Take this example from a game at the end of last season. International Fabricio Bustos volleyed a ball forward from the touchline, and Danilo returned to his own half to intercept under pressure from his opponent Estevao.
Danilo has three teammates – Luan, Mike and Murilo – available for a back pass, as they can easily spin the ball around and build an attack. Thus, the cautious, perhaps even sensible thing to do would be to pass to one of these three, but instead…
… Danilo intercepts the ball, spins it around and slams it forward in one motion, before passing to Jose Manuel López, who continues attacking. It’s a simple example, not particularly dramatic, but it illustrates Danilo’s passing preferences.
This may be an indication of why Forrest is so keen on him. They have looked most dangerous on the counter-attack in recent weeks, with the two goals against Leicester setting an excellent example. This requires moving the ball up the field as quickly as possible, without its hoof, so having someone with such a positive passing intent in midfield is ideal in theory.
It will be interesting to see exactly where he fits in Forest. At Palmeiras, Danilo played largely as one of the sitters in a 4-2-3-1 – interestingly mainly on the right flank, although he’s left-footed – but Steve Cooper’s side thrived with three in midfield. In theory, his most natural position would be the deepest of the two quarterbacks, center back, but Remo Freuler has settled for a good rhythm in this role.
Danilo certainly has the dynamism to work as one of the more forwards on either side, so this looks like the most likely place he’ll open, complementing nicely the Ryan Yates movement on the right.
Danilo is a threat to get ahead, if not always directly. He didn’t score a lot of passes, and his shot from outside the penalty area needed a lot of work. But he tends to play the pass before the assist, and on many occasions in Brazil this pass has been played to Gustavo Scarpa, who will once again be his teammate at Nottingham. Their understanding will be key to his integration into the team, off the field as well as on it: the two are good friends, and Scarpa welcomed his friend to England with an Instagram post of the snow falling in the East Midlands.
Although not as prolific, his goalscoring record is improving: he scored seven goals last season, five of which came from corner kicks, either from heading or generally using his physicality to bother and be in the right place, at the right time. It should be noted that all of those angles were taken by Scarpa.
He’s also an expert trick trader too, as you can see from the clip below. Choose this. I played and got. probably.
Nunca vou me esquecer do dia que o Danilo Isquecer a bola, eu saí xingando e quando voltei o time tava comemorando o gol. pic.twitter.com/8gNnJ086LW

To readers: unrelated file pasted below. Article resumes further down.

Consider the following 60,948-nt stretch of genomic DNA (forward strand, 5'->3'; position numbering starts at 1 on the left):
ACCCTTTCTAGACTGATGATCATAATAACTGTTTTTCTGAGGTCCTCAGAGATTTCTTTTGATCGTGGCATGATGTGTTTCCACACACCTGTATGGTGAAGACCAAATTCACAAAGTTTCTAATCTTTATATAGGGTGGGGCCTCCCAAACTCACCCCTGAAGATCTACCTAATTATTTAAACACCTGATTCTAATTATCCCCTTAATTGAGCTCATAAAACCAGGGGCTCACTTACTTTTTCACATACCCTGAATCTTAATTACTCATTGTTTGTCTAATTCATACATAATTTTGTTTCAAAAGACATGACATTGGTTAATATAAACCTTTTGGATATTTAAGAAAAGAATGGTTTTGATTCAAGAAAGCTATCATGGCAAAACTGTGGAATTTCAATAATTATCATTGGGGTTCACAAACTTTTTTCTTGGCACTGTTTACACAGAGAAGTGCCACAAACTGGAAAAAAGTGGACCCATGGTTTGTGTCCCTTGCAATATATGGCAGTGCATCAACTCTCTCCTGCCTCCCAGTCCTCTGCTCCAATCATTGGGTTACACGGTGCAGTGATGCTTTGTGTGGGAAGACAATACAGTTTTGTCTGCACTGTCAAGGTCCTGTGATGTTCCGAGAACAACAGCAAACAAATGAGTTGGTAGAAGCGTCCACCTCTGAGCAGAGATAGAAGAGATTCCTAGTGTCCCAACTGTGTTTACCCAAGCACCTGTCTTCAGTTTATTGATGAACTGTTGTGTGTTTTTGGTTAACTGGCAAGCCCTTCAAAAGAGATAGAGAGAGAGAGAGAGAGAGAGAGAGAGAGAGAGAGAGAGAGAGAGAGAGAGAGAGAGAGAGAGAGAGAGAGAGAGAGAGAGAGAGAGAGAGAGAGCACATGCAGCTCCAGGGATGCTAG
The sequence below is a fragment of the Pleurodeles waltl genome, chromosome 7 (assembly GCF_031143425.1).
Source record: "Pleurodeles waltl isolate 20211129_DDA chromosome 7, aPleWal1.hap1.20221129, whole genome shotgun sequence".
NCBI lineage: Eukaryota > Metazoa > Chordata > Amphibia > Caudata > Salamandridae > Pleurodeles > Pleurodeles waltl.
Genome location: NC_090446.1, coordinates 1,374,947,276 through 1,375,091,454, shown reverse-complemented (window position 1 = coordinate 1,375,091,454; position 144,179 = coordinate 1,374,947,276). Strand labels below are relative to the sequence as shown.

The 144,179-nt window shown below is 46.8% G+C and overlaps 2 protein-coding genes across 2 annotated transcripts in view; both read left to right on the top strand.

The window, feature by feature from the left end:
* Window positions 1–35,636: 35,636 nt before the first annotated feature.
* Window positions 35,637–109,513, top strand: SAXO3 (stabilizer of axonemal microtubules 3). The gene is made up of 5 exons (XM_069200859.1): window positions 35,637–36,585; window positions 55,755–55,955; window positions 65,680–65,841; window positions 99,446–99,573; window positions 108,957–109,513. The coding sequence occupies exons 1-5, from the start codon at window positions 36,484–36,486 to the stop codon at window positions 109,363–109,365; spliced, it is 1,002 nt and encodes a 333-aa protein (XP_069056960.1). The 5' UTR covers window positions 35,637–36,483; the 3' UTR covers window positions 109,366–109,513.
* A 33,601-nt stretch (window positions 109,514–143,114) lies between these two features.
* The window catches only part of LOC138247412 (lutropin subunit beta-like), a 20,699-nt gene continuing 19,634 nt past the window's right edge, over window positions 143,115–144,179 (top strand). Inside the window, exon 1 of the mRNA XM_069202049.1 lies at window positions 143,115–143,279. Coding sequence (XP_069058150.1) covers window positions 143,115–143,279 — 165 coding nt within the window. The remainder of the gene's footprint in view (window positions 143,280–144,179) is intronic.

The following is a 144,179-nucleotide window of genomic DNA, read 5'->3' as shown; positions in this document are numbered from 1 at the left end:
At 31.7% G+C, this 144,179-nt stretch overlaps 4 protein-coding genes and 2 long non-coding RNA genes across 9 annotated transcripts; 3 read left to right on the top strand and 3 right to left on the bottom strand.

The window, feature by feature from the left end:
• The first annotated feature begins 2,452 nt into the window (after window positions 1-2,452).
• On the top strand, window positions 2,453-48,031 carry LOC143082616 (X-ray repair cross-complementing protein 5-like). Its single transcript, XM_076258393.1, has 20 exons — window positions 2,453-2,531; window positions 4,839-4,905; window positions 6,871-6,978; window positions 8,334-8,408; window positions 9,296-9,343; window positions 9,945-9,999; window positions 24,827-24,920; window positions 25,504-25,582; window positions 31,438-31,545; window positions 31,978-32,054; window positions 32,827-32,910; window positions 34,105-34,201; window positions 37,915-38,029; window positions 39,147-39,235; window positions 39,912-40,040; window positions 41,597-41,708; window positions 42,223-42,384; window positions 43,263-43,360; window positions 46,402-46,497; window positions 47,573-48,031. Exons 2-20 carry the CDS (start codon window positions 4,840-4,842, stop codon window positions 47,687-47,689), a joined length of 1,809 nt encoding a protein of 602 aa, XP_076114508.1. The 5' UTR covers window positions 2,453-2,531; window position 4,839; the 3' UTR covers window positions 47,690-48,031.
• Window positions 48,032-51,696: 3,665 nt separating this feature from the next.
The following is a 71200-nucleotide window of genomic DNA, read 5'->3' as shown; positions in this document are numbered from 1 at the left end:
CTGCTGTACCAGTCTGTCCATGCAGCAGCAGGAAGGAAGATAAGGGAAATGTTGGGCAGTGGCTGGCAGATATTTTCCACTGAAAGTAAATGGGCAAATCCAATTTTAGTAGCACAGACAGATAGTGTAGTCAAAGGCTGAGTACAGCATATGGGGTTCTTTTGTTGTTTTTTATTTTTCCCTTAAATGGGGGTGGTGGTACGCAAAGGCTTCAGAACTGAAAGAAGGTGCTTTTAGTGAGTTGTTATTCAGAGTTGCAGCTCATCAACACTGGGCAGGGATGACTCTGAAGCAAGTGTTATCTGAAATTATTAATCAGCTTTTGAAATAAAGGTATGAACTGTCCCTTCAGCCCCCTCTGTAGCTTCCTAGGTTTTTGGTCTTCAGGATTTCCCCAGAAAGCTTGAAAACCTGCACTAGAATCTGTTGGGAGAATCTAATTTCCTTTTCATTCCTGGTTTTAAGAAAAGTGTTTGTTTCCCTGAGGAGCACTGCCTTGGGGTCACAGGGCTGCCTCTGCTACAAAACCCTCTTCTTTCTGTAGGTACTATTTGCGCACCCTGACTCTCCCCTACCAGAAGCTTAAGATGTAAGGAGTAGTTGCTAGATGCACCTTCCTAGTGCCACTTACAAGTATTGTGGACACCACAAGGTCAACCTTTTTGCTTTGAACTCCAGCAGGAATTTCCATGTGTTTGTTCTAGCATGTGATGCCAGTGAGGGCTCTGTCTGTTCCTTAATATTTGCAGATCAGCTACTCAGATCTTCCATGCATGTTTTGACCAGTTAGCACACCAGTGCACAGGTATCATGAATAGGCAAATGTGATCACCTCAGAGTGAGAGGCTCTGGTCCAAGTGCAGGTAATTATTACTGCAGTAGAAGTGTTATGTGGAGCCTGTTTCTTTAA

– Erlan Jesus (@ErlanJesus7) January 14, 2023
He scores, gets into the area, helps mark. He’s a complete midfielder in Brazilian football,” said Danilo’s Palmeiras team mate Dudu ahead of the Club World Cup.
“He’s a star, he has to play in the Premier League. I always say to him, ‘You should play for Manchester United or Arsenal.’ He has to keep calm, he’s a kid who tries his best, but I tell him, ‘You’re a player for Chelsea, that kind of the difference”.
Perhaps this, counterintuitively, is where alarm bells might start to ring a bit for Forest fans: if people think he should be playing for clubs at this level, why is he at Forest? The short answer to that is: Forrest came up with the money quickly, while the others had other priorities. Chelsea, Monaco and Arsenal were all interested, the latter being more interested last summer. But on that occasion Palmeiras was in the middle of the Brazilian season and could not sell their star.
Thus, they have promised Danilo’s agent that if an offer of €20m (£17.7m) arrives when the season is over, he will be allowed to leave. Forrest put their money on the table and staged a major coup.
If it all sounds too good to be true, there are a few caveats. Obviously, he’s only 21 and has never played outside of Brazil before. It will obviously take some time to get used to the pace of the Premier League. “He likes to get the ball, look for the best passing option and play,” says De Laurentiis. “In England, he’s going to have to get the ball and play.”
At a basic level, the Brazilian season ended before the World Cup, so he hadn’t played any competitive football for over two months. He’ll probably need what amounts to a pre-season before he can get up to speed.
Additionally, the numbers don’t paint an impressive picture. This Smarterscout chart indicates that his stats are basically average across the board, when adjusted for the Premier League standard. In terms of his gradual passing (passes over 10 meters into the field) he is average for a defensive midfielder. He is similarly average in his defensive size (recovering the ball and disrupting opponent’s moves) and defensive impact (preventing the opponent from advancing further).
But as the graph shows, he is well-rounded in his actions (also almost average at playing shorter, sharper passes to a close teammate – link-up play size), including running with the ball (carrying size and dribbling). In terms of stats, there’s nothing particularly outstanding, which you can spin one of two ways: either it’s outstanding at nothing, or it’s good at almost everything or less.
Danilo is Forest’s 24th signing since winning promotion in May. While some of these have proven to be inspiring recruits, and there are enough caveats to inspire some caution about this young Brazilian, there is a case to be made that he is the most exciting of them all.
“He was born to shine and won everything in Brazil,” says Freitas. Now is the time to win in Europe.
(Top photo: Ricardo Moreira/Getty Images)